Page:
Informed consent to undergo the procedure was signed by parents or patients as appropriate. The valvoplasty was performed from the percutaneous femoral arterial approach in all but three patients. In two patients the procedure was performed progradely and in a preterm baby (1500 g) through a carotid artery cut down. There was almost perfect agreement between the echocardiography and aortography in the annulus diameter measurements (R = 0.978, SEE = 1.533, p < 0.001). If, however, the diameters measured with the two methods differed, the smaller measure was taken as the reference. The chosen balloon diameter was preferably equal to or slightly less than the aortic valve annulus. However, if such a balloon did not reduce the gradient sufficiently and did not cause aortic insufficiency, a balloon with a 1 mm larger diameter was used. The resulting balloon to annulus diameter ratio ranged from 0.74 to 1.25 (mean (SD) 0.97 (0.08)). Mean (SD) fluoroscopy time was 18.8 (11.4) minutes.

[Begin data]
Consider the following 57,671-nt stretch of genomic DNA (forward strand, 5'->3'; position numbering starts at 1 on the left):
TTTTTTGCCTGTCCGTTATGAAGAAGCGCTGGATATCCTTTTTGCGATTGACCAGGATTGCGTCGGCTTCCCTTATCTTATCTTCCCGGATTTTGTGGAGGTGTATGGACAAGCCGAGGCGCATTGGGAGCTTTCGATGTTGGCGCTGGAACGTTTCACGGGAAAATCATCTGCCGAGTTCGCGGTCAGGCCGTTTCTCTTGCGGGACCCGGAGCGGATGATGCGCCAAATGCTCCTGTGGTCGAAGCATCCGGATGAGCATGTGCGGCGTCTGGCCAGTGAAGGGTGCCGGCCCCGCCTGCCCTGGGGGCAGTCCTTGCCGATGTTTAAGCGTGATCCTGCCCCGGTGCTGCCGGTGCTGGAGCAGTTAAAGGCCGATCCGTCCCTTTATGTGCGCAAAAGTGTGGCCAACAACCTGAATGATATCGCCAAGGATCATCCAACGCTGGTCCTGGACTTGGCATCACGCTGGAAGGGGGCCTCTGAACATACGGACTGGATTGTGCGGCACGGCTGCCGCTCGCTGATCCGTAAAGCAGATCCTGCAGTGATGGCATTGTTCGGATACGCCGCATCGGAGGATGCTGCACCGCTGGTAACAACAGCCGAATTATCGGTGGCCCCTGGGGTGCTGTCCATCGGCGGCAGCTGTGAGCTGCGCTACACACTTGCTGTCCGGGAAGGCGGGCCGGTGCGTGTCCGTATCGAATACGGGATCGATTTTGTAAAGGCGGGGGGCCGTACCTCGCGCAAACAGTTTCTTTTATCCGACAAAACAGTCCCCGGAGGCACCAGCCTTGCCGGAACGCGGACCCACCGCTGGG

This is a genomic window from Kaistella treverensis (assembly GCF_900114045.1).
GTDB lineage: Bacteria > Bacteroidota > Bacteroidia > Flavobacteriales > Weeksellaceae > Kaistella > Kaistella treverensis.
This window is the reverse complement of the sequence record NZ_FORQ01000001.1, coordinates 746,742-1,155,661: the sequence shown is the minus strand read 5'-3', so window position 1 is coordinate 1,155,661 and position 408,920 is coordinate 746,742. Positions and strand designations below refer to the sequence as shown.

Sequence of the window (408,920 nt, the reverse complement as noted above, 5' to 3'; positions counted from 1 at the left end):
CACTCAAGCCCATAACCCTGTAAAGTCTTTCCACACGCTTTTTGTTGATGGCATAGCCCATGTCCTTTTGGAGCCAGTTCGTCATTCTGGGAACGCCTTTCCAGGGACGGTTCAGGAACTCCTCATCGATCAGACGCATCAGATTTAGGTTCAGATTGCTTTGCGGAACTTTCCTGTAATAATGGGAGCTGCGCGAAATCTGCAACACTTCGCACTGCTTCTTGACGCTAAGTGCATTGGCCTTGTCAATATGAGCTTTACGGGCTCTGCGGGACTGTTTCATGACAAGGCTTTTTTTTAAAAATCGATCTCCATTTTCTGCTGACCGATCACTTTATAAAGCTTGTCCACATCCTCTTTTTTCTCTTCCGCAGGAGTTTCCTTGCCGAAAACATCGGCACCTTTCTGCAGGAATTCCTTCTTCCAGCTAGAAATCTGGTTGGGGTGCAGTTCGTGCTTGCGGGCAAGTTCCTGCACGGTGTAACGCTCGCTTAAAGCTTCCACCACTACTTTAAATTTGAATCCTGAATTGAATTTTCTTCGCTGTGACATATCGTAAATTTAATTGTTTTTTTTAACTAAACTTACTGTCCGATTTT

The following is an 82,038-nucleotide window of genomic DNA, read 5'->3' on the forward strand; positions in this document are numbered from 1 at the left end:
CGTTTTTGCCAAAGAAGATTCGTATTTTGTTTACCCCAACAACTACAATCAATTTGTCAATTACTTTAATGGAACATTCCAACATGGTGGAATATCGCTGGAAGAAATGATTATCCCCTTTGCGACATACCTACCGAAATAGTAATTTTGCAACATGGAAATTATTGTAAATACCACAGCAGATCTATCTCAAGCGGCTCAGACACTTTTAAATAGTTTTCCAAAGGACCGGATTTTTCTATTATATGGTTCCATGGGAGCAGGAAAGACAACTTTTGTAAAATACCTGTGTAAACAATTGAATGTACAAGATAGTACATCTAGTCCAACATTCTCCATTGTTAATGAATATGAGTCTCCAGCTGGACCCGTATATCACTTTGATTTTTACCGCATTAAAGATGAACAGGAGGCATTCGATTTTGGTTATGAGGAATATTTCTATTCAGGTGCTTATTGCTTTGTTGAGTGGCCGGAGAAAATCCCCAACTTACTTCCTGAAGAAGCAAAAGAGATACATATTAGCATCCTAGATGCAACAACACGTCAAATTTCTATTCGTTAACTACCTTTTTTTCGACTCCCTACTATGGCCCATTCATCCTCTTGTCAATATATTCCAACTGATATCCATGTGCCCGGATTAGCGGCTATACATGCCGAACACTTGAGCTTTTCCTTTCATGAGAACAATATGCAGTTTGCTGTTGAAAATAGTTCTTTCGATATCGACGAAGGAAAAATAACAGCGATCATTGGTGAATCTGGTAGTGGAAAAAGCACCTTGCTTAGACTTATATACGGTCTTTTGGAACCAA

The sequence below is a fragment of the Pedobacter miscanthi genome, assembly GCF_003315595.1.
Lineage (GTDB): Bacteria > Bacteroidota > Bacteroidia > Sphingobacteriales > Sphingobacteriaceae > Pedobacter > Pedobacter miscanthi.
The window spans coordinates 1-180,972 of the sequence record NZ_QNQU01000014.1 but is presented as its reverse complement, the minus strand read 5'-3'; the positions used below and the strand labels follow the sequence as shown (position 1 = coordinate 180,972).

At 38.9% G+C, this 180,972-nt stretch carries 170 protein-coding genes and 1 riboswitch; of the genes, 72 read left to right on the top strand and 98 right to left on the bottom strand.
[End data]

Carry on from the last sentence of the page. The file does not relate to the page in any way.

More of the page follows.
The patients were followed up by clinical examination and complete echocardiographic evaluation a day after the procedure, at discharge from hospital, a month after discharge, and later at six month to two year intervals according to the residual findings. The follow up period ranged from 30 days to 14.8 years (median 5.3 years, in survivors 6.4 years). Fourteen patients were lost to follow up. Another 28 patients were contacted only by mail or telephone and for eight of them, echocardiographic findings were obtained from their physicians. All others had a complete clinical and echocardiographic evaluation in our outpatient clinic. Thus, follow up data were available for 255 (94.8%) patients and complete echocardiographic follow up data were available for 235 patients (87.4%). In the patients lost to follow up the last available echocardiographic data were used for analyses, and in the patients who required surgery or died the last echocardiography before surgery or death were used.